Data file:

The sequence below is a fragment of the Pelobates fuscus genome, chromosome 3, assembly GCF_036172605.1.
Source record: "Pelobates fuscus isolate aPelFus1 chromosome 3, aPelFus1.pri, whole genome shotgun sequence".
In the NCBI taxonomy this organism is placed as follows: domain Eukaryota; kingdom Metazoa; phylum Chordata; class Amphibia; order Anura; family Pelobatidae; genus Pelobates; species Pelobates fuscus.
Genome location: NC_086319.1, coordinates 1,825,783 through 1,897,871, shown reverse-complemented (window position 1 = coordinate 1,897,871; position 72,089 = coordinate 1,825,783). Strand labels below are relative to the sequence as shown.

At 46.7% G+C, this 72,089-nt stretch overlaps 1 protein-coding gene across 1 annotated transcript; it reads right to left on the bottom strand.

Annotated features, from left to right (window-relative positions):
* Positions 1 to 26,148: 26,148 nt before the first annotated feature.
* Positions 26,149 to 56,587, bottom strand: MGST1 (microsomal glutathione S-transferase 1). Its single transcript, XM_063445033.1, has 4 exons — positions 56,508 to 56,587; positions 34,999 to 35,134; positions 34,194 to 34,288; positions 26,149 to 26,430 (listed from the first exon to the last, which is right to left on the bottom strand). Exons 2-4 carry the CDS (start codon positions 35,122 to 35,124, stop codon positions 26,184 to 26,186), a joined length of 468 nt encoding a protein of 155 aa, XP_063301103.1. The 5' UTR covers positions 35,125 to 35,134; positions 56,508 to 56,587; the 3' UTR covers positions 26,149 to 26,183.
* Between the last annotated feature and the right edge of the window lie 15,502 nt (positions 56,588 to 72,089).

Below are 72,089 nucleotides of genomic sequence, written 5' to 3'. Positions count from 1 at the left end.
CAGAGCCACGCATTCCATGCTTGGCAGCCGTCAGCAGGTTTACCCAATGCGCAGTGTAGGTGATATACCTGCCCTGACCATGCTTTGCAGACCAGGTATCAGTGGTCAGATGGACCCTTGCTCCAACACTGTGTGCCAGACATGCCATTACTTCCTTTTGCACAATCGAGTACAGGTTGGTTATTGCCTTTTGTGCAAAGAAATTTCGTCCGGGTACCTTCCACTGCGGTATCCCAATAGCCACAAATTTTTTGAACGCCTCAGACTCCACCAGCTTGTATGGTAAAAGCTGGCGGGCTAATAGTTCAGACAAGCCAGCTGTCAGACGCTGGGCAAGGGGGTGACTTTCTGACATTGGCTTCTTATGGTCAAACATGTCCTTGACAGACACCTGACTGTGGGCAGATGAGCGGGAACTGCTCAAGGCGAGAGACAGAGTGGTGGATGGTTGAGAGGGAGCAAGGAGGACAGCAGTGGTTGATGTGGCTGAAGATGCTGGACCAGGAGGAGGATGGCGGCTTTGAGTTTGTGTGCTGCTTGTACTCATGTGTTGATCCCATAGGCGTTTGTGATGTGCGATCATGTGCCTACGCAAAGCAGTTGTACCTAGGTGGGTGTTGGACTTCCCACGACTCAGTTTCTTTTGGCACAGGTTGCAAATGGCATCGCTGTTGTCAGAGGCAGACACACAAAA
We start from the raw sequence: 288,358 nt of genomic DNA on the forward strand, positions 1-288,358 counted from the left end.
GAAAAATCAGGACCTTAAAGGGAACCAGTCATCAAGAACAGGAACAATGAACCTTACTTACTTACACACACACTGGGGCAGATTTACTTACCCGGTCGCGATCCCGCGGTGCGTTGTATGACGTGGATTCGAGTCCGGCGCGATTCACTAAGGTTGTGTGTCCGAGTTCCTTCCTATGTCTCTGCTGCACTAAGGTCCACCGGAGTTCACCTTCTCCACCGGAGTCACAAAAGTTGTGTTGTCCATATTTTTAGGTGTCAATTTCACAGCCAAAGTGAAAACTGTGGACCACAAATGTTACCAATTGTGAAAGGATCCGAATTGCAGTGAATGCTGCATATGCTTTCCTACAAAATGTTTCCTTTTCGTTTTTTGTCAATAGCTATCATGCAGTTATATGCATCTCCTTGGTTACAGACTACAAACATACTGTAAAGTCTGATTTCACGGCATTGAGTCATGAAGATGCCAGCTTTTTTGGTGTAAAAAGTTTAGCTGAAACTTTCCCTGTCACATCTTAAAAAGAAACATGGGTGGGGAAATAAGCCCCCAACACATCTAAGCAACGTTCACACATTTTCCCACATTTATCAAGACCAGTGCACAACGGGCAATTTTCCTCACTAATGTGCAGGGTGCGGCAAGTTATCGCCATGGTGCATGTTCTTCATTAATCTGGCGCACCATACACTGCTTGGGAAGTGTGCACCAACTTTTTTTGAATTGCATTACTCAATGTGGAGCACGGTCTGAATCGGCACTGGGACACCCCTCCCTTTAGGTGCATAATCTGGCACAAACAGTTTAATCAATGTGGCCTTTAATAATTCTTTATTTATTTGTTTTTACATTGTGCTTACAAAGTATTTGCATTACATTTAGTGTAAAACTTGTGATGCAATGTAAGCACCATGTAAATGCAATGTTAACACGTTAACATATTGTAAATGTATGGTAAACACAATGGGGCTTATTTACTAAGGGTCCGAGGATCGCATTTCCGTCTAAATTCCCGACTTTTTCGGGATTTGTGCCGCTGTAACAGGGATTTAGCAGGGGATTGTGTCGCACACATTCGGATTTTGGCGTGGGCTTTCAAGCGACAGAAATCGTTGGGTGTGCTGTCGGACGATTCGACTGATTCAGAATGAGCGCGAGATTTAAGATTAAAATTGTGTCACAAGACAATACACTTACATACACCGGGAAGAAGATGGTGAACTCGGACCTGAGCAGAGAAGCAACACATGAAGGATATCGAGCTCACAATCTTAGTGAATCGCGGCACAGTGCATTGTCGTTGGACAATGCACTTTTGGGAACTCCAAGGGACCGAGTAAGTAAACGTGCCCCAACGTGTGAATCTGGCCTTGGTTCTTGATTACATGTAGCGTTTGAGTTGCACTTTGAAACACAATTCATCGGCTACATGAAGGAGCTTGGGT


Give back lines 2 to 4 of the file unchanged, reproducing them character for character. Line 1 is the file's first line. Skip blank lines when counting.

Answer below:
Source record: "Pelobates fuscus isolate aPelFus1 chromosome 3, aPelFus1.pri, whole genome shotgun sequence".
In the NCBI taxonomy this organism is placed as follows: domain Eukaryota; kingdom Metazoa; phylum Chordata; class Amphibia; order Anura; family Pelobatidae; genus Pelobates; species Pelobates fuscus.
Genome location: NC_086319.1, coordinates 1,825,783 through 1,897,871, shown reverse-complemented (window position 1 = coordinate 1,897,871; position 72,089 = coordinate 1,825,783). Strand labels below are relative to the sequence as shown.